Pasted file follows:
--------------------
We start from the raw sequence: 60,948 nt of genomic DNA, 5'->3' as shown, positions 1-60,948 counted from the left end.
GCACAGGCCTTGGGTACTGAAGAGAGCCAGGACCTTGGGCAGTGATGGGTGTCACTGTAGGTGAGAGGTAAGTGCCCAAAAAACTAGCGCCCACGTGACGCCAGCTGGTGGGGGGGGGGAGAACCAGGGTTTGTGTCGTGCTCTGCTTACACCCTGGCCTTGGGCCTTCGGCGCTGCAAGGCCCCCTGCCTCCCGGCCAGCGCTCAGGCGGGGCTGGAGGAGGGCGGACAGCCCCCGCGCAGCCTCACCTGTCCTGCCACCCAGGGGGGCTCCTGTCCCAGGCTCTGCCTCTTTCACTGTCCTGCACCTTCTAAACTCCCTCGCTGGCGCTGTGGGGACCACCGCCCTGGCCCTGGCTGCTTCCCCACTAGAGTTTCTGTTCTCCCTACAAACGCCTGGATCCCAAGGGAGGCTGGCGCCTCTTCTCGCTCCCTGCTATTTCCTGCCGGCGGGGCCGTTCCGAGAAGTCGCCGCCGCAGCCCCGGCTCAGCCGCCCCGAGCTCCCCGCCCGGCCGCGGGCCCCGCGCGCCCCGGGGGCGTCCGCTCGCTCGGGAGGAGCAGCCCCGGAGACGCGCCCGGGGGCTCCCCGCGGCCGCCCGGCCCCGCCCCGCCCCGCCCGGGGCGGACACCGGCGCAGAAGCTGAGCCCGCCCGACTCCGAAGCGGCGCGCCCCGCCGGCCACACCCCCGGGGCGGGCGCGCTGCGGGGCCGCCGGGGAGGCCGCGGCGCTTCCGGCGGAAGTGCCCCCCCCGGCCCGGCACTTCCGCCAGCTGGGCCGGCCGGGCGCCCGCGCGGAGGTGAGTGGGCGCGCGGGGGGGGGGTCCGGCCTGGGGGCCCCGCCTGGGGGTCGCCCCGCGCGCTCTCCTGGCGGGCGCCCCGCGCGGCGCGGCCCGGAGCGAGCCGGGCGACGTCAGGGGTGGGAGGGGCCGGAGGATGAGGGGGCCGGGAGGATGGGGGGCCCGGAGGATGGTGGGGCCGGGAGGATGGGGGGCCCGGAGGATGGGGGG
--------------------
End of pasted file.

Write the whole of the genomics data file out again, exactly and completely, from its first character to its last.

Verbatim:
We start from the raw sequence: 60,948 nt of genomic DNA, 5'->3' as shown, positions 1-60,948 counted from the left end.
GCACAGGCCTTGGGTACTGAAGAGAGCCAGGACCTTGGGCAGTGATGGGTGTCACTGTAGGTGAGAGGTAAGTGCCCAAAAAACTAGCGCCCACGTGACGCCAGCTGGTGGGGGGGGGGAGAACCAGGGTTTGTGTCGTGCTCTGCTTACACCCTGGCCTTGGGCCTTCGGCGCTGCAAGGCCCCCTGCCTCCCGGCCAGCGCTCAGGCGGGGCTGGAGGAGGGCGGACAGCCCCCGCGCAGCCTCACCTGTCCTGCCACCCAGGGGGGCTCCTGTCCCAGGCTCTGCCTCTTTCACTGTCCTGCACCTTCTAAACTCCCTCGCTGGCGCTGTGGGGACCACCGCCCTGGCCCTGGCTGCTTCCCCACTAGAGTTTCTGTTCTCCCTACAAACGCCTGGATCCCAAGGGAGGCTGGCGCCTCTTCTCGCTCCCTGCTATTTCCTGCCGGCGGGGCCGTTCCGAGAAGTCGCCGCCGCAGCCCCGGCTCAGCCGCCCCGAGCTCCCCGCCCGGCCGCGGGCCCCGCGCGCCCCGGGGGCGTCCGCTCGCTCGGGAGGAGCAGCCCCGGAGACGCGCCCGGGGGCTCCCCGCGGCCGCCCGGCCCCGCCCCGCCCCGCCCGGGGCGGACACCGGCGCAGAAGCTGAGCCCGCCCGACTCCGAAGCGGCGCGCCCCGCCGGCCACACCCCCGGGGCGGGCGCGCTGCGGGGCCGCCGGGGAGGCCGCGGCGCTTCCGGCGGAAGTGCCCCCCCCGGCCCGGCACTTCCGCCAGCTGGGCCGGCCGGGCGCCCGCGCGGAGGTGAGTGGGCGCGCGGGGGGGGGGTCCGGCCTGGGGGCCCCGCCTGGGGGTCGCCCCGCGCGCTCTCCTGGCGGGCGCCCCGCGCGGCGCGGCCCGGAGCGAGCCGGGCGACGTCAGGGGTGGGAGGGGCCGGAGGATGAGGGGGCCGGGAGGATGGGGGGCCCGGAGGATGGTGGGGCCGGGAGGATGGGGGGCCCGGAGGATGGGGGG